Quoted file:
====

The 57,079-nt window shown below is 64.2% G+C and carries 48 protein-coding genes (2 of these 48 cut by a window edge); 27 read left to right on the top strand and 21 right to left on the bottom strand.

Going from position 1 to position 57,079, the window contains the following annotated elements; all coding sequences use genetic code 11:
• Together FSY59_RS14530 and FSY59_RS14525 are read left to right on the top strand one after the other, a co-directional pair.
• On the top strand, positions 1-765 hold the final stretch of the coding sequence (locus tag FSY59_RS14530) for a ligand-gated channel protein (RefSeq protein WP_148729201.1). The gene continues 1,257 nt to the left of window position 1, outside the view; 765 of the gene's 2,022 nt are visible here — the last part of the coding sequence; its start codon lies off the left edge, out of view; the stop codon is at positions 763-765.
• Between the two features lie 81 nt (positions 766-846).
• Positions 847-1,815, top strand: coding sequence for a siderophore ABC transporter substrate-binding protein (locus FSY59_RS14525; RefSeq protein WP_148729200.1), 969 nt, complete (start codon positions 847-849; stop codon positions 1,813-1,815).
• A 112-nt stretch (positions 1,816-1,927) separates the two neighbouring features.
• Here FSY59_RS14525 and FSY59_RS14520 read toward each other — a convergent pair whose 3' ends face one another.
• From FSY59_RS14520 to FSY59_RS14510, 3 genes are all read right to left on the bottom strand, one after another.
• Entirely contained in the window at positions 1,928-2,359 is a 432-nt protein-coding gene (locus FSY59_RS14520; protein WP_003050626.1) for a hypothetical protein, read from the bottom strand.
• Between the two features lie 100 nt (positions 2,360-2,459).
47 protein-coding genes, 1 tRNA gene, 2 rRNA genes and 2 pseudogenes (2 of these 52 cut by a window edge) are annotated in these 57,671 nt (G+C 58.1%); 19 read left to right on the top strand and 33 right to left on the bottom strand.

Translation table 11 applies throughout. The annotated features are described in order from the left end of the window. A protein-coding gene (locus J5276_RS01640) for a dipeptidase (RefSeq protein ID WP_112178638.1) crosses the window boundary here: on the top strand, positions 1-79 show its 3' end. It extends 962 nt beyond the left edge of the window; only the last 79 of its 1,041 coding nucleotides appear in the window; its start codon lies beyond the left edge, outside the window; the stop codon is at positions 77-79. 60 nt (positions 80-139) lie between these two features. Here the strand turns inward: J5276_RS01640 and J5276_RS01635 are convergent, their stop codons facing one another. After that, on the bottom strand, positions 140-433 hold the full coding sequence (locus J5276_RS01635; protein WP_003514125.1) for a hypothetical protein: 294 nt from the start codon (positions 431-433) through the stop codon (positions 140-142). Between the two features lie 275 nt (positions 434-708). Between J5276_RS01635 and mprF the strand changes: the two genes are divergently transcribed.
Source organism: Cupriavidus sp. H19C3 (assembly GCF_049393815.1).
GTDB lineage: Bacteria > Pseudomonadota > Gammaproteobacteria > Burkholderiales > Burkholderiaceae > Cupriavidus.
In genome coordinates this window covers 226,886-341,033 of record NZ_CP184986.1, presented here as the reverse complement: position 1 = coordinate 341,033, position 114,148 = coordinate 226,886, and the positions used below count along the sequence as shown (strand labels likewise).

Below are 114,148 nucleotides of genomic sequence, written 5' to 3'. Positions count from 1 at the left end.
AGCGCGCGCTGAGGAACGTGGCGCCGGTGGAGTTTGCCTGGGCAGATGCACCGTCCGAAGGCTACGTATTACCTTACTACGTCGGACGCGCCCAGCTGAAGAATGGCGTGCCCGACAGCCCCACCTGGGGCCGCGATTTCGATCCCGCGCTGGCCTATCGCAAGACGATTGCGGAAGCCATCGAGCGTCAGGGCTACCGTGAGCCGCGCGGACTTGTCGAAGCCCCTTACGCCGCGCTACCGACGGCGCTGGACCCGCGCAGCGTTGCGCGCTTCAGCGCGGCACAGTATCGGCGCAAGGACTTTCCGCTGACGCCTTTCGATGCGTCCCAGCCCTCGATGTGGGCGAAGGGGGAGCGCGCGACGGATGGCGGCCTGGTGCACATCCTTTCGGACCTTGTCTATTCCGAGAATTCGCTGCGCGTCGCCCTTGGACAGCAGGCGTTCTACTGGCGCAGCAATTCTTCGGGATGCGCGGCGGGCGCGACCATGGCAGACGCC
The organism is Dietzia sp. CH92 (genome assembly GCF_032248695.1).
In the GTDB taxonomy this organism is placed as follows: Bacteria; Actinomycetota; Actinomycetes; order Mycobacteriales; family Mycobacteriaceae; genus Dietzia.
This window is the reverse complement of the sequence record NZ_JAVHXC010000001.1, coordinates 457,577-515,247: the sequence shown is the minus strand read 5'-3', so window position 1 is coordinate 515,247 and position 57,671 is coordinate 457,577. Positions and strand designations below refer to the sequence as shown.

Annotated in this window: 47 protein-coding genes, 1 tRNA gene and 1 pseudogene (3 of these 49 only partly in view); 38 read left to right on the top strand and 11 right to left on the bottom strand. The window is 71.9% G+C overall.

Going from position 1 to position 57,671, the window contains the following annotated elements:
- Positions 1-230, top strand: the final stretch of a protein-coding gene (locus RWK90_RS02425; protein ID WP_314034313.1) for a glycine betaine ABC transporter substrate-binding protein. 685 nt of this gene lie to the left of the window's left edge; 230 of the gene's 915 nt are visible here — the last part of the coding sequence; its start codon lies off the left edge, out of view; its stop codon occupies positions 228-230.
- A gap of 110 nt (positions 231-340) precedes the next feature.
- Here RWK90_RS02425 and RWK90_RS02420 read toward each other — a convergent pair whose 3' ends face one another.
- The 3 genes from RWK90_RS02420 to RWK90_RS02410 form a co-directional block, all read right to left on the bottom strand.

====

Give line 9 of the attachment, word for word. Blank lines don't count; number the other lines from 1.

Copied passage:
• From FSY59_RS14520 to FSY59_RS14510, 3 genes are all read right to left on the bottom strand, one after another.